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Raymond Martinez et al v. Brownco Construction Company

February 10, 2012

RAYMOND MARTINEZ ET AL., PLAINTIFFS AND RESPONDENTS,
v.
BROWNCO CONSTRUCTION COMPANY, INC., DEFENDANT AND APPELLANT.



APPEAL from an order of the Superior Court of Los Angeles County. Elihu Berle, Judge. Affirmed in part and reversed in part. (Los Angeles County Super. Ct. No. KC050128)

The opinion of the court was delivered by: Chaney, J.

CERTIFIED FOR PUBLICATION

All parties appeal from an order awarding costs to the plaintiffs following a jury trial. Defendant maintains plaintiffs are not entitled to the cost of presenting an edited video recording of the deposition of a witness or the cost of a PowerPoint presentation used during closing argument. Plaintiff Gloria Martinez contends the court erred in taxing expert witness fees incurred between her successive Code of Civil Procedure section 998 settlement offers.*fn1 We conclude plaintiffs are entitled to the cost of the video presentation but not the PowerPoint presentation. Gloria is entitled to expert witness costs incurred from the date of her earliest reasonable offer.

BACKGROUND

Raymond Martinez was injured in an electrical explosion at work. He and Gloria, his wife, sued Brownco Construction Company (Brownco), which had performed demolition work at the job site, for negligence and loss of consortium.*fn2 Brownco answered, alleging that Raymond's and his employer's negligence caused the explosion.

On August 30, 2007, Raymond served on Brownco a statutory offer to compromise pursuant to section 998 in the amount of $4,750,000. Gloria offered to compromise for $250,000. Brownco neither accepted nor rejected the offers, and they were withdrawn by operation of law after a statutory 30-day period had passed. (§ 998, subd. ((b)(2).) On February 8, 2010, Raymond offered to compromise for $1,500,000. Gloria's offer was $100,000. Brownco took no action on these offers either, and they were withdrawn by operation of law when trial began on February 18. (Ibid.)

At trial, plaintiffs' theory was that as part of the demolition work, Brownco employees sawed through several vertical electrical conduits (metal tubes carrying electrical wires) directly above a live, high voltage electrical panel, causing metal shavings to fall down through the conduits into the panel. The shavings caused electrical arcs within the panel, creating superheated plasma which then exploded, severely burning Raymond. Brownco's theory was that while disassembling the electrical panel, Raymond left two live electrical lines unsecured and exposed. The wires came into contact with other parts of the panel, causing arcing that ultimately resulted in the explosion.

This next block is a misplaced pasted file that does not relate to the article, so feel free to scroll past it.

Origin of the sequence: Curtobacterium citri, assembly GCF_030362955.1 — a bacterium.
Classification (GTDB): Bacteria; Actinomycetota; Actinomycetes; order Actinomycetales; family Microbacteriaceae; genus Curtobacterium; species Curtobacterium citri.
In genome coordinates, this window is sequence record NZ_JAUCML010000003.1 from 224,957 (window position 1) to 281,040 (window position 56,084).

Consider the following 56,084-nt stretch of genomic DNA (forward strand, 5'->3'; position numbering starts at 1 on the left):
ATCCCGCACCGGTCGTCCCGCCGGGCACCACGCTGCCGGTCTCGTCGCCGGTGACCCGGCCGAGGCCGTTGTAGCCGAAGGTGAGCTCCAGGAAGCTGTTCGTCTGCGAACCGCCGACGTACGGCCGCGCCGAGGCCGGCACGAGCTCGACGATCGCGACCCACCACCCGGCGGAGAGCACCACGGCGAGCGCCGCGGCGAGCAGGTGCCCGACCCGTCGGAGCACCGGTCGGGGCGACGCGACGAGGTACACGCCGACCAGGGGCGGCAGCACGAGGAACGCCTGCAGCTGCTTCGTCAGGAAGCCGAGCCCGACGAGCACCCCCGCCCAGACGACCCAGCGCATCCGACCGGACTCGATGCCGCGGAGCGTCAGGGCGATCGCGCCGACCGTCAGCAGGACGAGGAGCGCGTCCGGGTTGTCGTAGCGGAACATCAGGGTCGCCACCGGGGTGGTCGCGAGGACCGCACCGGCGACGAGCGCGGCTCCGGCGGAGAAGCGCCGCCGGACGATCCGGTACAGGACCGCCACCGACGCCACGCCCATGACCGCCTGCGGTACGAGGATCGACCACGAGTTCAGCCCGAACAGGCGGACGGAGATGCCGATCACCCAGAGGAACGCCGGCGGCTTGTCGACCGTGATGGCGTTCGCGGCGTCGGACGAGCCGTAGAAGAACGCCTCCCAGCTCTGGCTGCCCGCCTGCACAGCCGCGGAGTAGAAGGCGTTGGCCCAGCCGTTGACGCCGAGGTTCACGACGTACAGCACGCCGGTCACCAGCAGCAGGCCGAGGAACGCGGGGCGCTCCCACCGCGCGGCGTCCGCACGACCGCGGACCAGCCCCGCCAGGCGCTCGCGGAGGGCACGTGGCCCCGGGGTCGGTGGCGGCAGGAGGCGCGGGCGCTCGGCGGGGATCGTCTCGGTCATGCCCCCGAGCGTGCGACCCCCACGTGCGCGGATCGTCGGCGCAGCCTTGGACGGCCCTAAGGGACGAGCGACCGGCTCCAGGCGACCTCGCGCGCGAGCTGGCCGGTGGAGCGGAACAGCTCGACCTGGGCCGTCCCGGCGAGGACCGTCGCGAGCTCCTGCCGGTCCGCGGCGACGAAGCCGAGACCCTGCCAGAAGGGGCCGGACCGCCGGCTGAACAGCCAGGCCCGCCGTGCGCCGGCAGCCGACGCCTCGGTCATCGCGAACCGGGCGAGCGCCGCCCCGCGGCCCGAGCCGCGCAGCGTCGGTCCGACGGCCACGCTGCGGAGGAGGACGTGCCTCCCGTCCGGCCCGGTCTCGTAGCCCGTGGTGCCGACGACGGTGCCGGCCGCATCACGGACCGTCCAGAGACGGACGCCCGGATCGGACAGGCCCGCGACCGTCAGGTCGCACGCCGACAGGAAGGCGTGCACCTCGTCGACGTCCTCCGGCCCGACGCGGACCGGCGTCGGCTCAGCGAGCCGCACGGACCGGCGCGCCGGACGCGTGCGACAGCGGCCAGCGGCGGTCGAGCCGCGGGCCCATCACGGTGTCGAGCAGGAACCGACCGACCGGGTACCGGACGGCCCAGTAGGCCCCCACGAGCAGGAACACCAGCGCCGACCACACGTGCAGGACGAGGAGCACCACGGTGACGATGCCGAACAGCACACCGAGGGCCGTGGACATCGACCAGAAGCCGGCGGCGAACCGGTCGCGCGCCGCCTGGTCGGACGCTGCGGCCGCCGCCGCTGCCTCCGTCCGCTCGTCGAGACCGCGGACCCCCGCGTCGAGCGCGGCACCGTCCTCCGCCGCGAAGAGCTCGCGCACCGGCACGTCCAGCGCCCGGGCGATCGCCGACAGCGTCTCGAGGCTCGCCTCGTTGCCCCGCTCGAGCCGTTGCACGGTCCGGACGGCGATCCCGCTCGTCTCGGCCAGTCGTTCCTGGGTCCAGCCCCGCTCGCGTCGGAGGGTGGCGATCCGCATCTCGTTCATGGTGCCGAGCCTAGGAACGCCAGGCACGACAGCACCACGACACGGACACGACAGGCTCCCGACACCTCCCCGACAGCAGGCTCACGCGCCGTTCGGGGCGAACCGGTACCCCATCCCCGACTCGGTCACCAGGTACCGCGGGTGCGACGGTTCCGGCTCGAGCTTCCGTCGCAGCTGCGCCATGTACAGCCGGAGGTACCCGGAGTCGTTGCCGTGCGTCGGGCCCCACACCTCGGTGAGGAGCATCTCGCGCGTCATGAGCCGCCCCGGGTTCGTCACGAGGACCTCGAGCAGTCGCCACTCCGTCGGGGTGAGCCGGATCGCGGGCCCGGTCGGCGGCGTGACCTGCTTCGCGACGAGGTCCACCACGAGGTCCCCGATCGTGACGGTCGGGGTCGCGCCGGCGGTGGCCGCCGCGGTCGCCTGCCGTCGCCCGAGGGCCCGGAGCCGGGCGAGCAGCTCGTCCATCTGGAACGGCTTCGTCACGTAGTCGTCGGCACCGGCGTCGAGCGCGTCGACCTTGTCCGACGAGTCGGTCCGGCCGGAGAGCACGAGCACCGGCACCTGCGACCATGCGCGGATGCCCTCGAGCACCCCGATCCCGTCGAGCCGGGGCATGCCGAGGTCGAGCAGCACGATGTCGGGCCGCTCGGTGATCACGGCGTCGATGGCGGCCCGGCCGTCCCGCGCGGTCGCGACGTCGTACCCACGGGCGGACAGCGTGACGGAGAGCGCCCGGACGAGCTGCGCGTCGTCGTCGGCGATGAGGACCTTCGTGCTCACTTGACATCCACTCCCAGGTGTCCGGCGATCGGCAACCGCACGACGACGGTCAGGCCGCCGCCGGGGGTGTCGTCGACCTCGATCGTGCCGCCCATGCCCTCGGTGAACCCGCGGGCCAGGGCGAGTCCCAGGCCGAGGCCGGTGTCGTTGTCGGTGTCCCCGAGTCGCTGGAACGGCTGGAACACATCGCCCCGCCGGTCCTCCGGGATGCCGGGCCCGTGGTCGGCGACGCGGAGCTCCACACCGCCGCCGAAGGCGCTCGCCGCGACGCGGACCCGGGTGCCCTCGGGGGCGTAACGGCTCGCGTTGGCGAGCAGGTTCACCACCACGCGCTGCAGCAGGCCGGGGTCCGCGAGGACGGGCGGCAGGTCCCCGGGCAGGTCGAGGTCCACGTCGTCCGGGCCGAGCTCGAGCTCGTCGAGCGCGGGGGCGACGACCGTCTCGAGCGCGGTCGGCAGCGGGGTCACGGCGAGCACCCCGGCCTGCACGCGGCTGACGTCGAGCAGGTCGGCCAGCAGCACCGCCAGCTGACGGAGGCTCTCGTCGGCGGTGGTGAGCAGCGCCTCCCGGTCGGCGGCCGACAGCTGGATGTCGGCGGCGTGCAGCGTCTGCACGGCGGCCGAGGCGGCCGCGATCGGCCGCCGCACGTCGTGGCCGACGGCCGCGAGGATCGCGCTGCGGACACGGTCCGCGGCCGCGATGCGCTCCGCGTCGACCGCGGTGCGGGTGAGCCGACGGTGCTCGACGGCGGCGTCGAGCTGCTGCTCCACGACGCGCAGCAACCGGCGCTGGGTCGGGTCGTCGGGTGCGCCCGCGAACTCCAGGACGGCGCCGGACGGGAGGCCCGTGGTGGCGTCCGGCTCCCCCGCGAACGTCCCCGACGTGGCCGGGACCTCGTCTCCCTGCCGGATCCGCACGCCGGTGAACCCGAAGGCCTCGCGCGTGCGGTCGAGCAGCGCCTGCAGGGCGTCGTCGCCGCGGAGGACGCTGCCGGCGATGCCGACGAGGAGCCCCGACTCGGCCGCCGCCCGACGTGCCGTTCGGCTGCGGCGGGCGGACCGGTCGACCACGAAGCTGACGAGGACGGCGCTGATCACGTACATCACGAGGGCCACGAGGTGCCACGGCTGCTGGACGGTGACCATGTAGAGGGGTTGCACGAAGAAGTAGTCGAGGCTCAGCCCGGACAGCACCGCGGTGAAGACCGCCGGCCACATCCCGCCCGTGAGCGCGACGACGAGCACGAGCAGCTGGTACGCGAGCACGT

Brownco's foreman in charge of the demolition was Dwayne Taylor. Taylor allegedly ignored advice that the proper way to remove the conduits was either to disconnect them or to cut them "beyond the '90'," i.e., at a location beyond a 90 degree bend, so that metal shavings would at worst fall onto the electrical panel's external housing, not down through the conduits to the panel's interior. Plaintiffs took a video recording of Taylor's deposition. Shortly before trial, Brownco notified plaintiffs that Taylor no longer worked for it and could not be found. At trial, plaintiffs presented video excerpts of Taylor's deposition. The deposition testimony of other absent witnesses was read into the record by attorneys.

During closing argument to the jury, plaintiffs' counsel used a PowerPoint presentation that featured several photographic views of the workspace, including the electrical panel, conduits, and signs of arcing, with textual insets setting forth plaintiffs' argument. The presentation also included photographs of Raymond's physical injuries, bullet point lists of the impact his injuries had on his and Gloria's daily lives, and tables showing his economic damages.

In a special verdict, the jury found Raymond to be 10% at fault, his employer 40% at fault, and Brownco 50% at fault. Judgment was entered awarding Raymond $1,646,674 and Gloria $250,000.

After trial, plaintiffs sought $561,257.14 in itemized costs, including $11,956 for editing and presenting video excerpts of Taylor's deposition, $87,282.86 for the PowerPoint presentation used during closing argument, $188,536.86 in expert fees incurred after their first section 998 offers but before their second offers, and $64,555.45 in expert fees incurred after the second set of offers.